Who will pay for water line in dis­pute


Austin American-Statesman - - THE SECOND FRONT - A Rahim Ka­mara di­rects traf­fic Mon­day for Travis County road crews who are soft­en­ing the shoul­der of El­roy Road near Cir­cuit of the Amer­i­cas. Im­prove­ments around the cir­cuit have cost $5.6 mil­lion. alberto martínez / amer­i­can-states­man Con­tact Farzad Mash

took about 45 min­utes shortly af­ter the race ended. The track took more than three hours to clear, longer than what or­ga­niz­ers had planned on. The 117,000 peo­ple at this year’s race, Manilla said, is the worst-case sce­nario.

While fu­ture events other than the Grand Prix are not ex­pected to draw nearly that many peo­ple, or­ga­niz­ers will try to get as many cars into the cir­cuit’s 17,000 park­ing spa­ces be­fore shut­tling peo­ple in, said David Greear, the county’s traf­fic pro­gram man­ager. That means fu­ture events, though less at­tended, could still clog roads in the area.

Com­pleted im­prove­ments to roads around the cir­cuit have cost $5.6 mil­lion, a bill that will ul­ti­mately be paid by the county. They in­clude repaving El­roy Road to the north and east of the cir­cuit and ex­pand­ing Kel­lam Lane as the main en­trance to the north end of the track.

County and cir­cuit of­fi­cials had pre­vi­ously agreed to widen those two roads to four lanes, but hadn’t de­cided who would pay. Now, Manilla said, of­fi­cials are pri­or­i­tiz­ing other im­prove­ments, in­clud­ing a po­ten­tial new road east of the track.

“Wi­den­ing El­roy and wi­den­ing Kel­lam were not at the top of things to do,” Manilla said.

Other pri­or­i­ties in­clude a right turn lane from south­bound El­roy to FM 812, a par­tic­u­larly clogged area on race day, and wi­den­ing FM 812 un­der Texas 130 to al­low for more lanes go­ing into and out of the track area.

“Right now, th­ese are just ideas. We don’t have fund­ing. We don’t have money. Th­ese (ideas) are just a way to pri­or­i­tize im­por­tant projects that we want to pur­sue,” Greear said.

Bike lanes or a pedes­trian-cy­clist path might also be in the works if com­mis­sion­ers ap­prove it. On race day, cy­clists were not al­lowed on roads around the track and were shut­tled into the area. Manilla said the county would push for costs to be shared among the city, county and cir­cuit.

As they plan for the fu­ture of the track, how­ever, there’s no agree­ment on who should pay more than $200,000 for an ex­panded water line in the area.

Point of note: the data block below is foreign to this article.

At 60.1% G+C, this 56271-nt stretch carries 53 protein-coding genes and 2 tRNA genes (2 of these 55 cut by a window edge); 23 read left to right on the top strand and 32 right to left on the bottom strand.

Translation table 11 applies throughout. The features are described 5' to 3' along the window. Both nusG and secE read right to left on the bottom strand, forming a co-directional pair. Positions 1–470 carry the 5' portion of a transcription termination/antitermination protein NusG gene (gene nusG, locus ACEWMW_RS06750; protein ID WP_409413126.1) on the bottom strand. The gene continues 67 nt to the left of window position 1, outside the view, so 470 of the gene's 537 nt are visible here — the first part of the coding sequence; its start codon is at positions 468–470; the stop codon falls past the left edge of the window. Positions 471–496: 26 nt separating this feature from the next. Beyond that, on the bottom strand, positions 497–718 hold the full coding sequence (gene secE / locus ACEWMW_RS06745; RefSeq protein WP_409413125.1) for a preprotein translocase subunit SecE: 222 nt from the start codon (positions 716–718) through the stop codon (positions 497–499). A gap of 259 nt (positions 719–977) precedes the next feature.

Staffers are rec­om­mend­ing that county com­mis­sion­ers not re­im­burse the cir­cuit the $205,345 it spent to put in a larger water line un­der Kel­lam Road. Austin’s water util­ity had said the ex­ist­ing 6-inch line could not with­stand the new road.

“We told the city if you want to up­grade your (water) line, it’s your nickel. Well, the city didn’t feel that way and told COTA you, Mr. De­vel­oper, have to pay for it,” Manilla said. “And now, COTA wants us to pay for it.”

The city’s water util­ity said they fa­vored an even wider water line than what was in­stalled, but cir­cuit of­fi­cials did not go through the city’s process to in­stall it, util­ity spokesman Ja­son Hill said.

County com­mis­sion­ers will con­sider th­ese and other changes to their orig­i­nal con­tract with Cir­cuit of the Amer­i­cas in Tues­day’s 9 a.m. meet­ing at 700 Lavaca St. months ago, Mary­wood stopped plac­ing fos­ter chil­dren for the De­part­ment of Fam­ily and Pro­tec­tive Ser­vices be­cause of new rules that would not al­low the non­profit to di­rectly match chil­dren and fam­i­lies, Budde said. And although Mary­wood had been work­ing with eight fam­i­lies ready to adopt, the agency had no in­fants with which to match them.

“They really in good con­science could not say to the par­ents wait, wait, wait, wait,” Budde said.

Ted Scar­damalia, who served on the Mary­wood board of direc­tors for more than a decade and left in the 1990s, said he was sad­dened by the im­pend­ing clo­sure. His fond mem­o­ries of the char­ity, from which he per­son­ally fos­tered 12 chil­dren, in­clude the adop­tion cer­e­monies for new fam­i­lies. And he was al­ways im­pressed with the com­mit­ment of Mary­wood’s staff, he said.

“They were a first-class or­ga­ni­za­tion,” he said. “You couldn’t have found a group of peo­ple who cared more about what they were do­ing.” elec­tion process, we can re­move or re­in­state those who sup­port the views of the com­mu­nity,” Carl­ton said. “No one knows where the school board stands be­cause it was never brought be­fore them and I think that’s a prob­lem.”

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